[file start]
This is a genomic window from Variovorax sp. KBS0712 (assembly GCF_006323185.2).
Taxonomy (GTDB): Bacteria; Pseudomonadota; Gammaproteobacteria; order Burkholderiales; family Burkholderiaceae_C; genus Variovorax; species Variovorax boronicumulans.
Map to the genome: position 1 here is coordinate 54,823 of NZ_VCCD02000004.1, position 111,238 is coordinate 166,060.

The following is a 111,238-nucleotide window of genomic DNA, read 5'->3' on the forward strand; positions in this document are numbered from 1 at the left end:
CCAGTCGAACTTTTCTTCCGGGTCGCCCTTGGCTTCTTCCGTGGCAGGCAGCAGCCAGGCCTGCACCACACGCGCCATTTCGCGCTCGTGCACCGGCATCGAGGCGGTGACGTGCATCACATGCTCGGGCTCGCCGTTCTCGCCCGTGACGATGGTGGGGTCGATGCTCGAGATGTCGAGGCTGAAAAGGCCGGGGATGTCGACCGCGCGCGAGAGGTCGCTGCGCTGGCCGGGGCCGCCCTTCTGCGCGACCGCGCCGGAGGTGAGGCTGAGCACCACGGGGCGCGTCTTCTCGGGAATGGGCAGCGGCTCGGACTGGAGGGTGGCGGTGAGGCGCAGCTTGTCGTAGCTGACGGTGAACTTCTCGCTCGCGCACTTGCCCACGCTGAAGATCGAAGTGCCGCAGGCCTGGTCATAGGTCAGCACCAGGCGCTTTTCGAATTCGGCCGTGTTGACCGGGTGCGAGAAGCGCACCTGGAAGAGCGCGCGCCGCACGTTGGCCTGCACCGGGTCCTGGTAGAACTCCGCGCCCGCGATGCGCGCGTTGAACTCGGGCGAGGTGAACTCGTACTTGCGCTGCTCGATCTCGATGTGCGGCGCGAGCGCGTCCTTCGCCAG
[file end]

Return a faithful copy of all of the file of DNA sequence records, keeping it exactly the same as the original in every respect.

This is a genomic window from Variovorax sp. KBS0712 (assembly GCF_006323185.2).
Taxonomy (GTDB): Bacteria; Pseudomonadota; Gammaproteobacteria; order Burkholderiales; family Burkholderiaceae_C; genus Variovorax; species Variovorax boronicumulans.
Map to the genome: position 1 here is coordinate 54,823 of NZ_VCCD02000004.1, position 111,238 is coordinate 166,060.

The following is a 111,238-nucleotide window of genomic DNA, read 5'->3' on the forward strand; positions in this document are numbered from 1 at the left end:
CCAGTCGAACTTTTCTTCCGGGTCGCCCTTGGCTTCTTCCGTGGCAGGCAGCAGCCAGGCCTGCACCACACGCGCCATTTCGCGCTCGTGCACCGGCATCGAGGCGGTGACGTGCATCACATGCTCGGGCTCGCCGTTCTCGCCCGTGACGATGGTGGGGTCGATGCTCGAGATGTCGAGGCTGAAAAGGCCGGGGATGTCGACCGCGCGCGAGAGGTCGCTGCGCTGGCCGGGGCCGCCCTTCTGCGCGACCGCGCCGGAGGTGAGGCTGAGCACCACGGGGCGCGTCTTCTCGGGAATGGGCAGCGGCTCGGACTGGAGGGTGGCGGTGAGGCGCAGCTTGTCGTAGCTGACGGTGAACTTCTCGCTCGCGCACTTGCCCACGCTGAAGATCGAAGTGCCGCAGGCCTGGTCATAGGTCAGCACCAGGCGCTTTTCGAATTCGGCCGTGTTGACCGGGTGCGAGAAGCGCACCTGGAAGAGCGCGCGCCGCACGTTGGCCTGCACCGGGTCCTGGTAGAACTCCGCGCCCGCGATGCGCGCGTTGAACTCGGGCGAGGTGAACTCGTACTTGCGCTGCTCGATCTCGATGTGCGGCGCGAGCGCGTCCTTCGCCAG